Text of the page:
New projections show that beaches in Cancun and the Mexican Caribbean are expected to remain free of sargassum seaweed for at least three more months. The recently-published prediction is good news for the millions of travelers expected to flock to the area’s beaches over the winter holiday, who can look forward to spotless beaches and plenty of tropical warmth.
According to the latest estimates published this week, sargassum levels are expected to remain low for at least three more months. The sargassum period officially concluded in October when massive amounts of the pesky seaweed stopped washing up on the shores of the Mexican Caribbean. Although seaweed levels are forecast to diminish drastically, beachgoers might still find some traces of the macroalgae at times.
The recently-published long-term sargassum forecast is based on analyses from the Autonomous University of Quintana Roo in cooperation with other environmental institutions. According to Albert Pereira Corona, a natural sciences professor from the state university, the forecast is generated based on wind and ocean current models.
“The winds from the north are starting to blow, causing most of the sargassum to be far from our beaches. Our forecast shows that the situation is likely to remain similar until February or early March”, the professor said in a statement. He also pointed out that tourists are the main beneficiaries of the improved situation.
The lack of sargassum across Quintana Roo’s beaches is excellent news for the local travel industry and resorts. The winter travel period is expected to beat records for international arrivals, and over 26 million travelers are projected to travel through Cancun International Airport.
Travelers can follow the Quintana Roo Sargassum Network’s weekly updates to ascertain sargassum levels across the Mexican Caribbean. According to the latest update from November 21, all of Quintana Roo’s beaches presented low sargassum levels. Only two beaches – Royalton Riviera and Bahía Petempitch – were found to have moderate seaweed levels.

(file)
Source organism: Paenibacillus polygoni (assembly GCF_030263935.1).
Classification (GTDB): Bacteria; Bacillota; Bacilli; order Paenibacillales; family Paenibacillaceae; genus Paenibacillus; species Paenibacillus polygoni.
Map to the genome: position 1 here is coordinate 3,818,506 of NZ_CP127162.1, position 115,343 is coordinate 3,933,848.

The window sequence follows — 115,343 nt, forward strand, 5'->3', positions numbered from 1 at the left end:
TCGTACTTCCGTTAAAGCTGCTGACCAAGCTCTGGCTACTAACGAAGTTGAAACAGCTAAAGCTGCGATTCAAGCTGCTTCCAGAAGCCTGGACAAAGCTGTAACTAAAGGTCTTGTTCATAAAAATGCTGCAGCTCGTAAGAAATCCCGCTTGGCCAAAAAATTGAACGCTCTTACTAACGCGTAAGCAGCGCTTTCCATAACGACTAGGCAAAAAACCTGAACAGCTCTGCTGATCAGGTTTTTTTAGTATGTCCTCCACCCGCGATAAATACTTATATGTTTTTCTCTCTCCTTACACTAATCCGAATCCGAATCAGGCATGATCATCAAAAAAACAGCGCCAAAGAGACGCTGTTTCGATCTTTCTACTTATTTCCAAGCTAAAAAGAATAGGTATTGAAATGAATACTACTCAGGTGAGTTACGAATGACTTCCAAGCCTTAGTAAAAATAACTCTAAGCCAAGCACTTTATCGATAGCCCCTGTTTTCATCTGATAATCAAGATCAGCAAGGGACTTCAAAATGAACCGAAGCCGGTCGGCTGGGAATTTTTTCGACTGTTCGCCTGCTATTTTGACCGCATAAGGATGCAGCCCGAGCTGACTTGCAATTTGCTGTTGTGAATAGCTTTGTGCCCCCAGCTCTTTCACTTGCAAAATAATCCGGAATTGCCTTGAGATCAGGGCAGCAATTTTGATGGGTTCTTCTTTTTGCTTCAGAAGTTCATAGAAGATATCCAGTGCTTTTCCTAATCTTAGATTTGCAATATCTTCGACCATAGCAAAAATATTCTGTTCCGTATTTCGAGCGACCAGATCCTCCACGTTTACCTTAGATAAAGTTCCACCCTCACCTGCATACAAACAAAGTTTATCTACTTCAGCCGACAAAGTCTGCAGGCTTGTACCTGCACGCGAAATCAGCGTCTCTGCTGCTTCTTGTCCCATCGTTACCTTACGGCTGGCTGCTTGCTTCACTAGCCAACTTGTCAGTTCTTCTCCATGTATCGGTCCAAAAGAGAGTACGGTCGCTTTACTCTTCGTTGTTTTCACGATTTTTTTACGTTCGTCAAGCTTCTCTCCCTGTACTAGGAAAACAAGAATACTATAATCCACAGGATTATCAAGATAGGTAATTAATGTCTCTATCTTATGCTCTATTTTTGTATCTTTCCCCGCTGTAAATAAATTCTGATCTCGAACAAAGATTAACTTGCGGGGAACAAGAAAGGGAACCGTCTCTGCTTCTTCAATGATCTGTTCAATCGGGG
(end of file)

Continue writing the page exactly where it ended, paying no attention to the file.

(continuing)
Meanwhile, authorities from Uqroo – the state university – as well as several other environmental agencies continue to carry out detailed studies on sargassum. The effort is part of a wider push against sargassum seaweed, which has a catastrophic effect on tourism across the Mexican Caribbean, including resort hotspots like Cancun and Playa del Carmen. The goal, researchers say, is to understand how to use sargassum seaweed for things like fuel or industrial purposes.
Sargassum levels have remained unusually high this year, especially over the summer, tarnishing the reputation of countless popular beaches. In August, Cancun’s Playa Defines was nearly entirely covered in a layer of sargassum seaweed, prompting criticism from tourists and hotels.
Despite having an extensive team of cleaners that work around the clock to clean up popular beaches, sargassum is a macroalga that arrives in massive quantities from the Atlantic. Many of Cancun’s large resorts also hire private cleaners to ensure spotless beaches for demanding guests.
Aside from regular clean-ups, officials have resorted to installing temporary barriers to prevent seaweed from washing up on the shore. However, experts say they are merely a band-aid solution for an issue that requires a long-term approach. Now, authorities are looking for ways to ensure that sargassum levels remain manageable in the future.
Climate change and the gradual increase in ocean temperatures across the world are also believed to exacerbate sargassum levels. The local government is already preparing itself for a busy 2023. The sargassum season will officially begin in March when more seaweed starts appearing across the shores of the Mexican Caribbean. For now, tourists headed to Cancun can expect relatively low levels of macroalgae.
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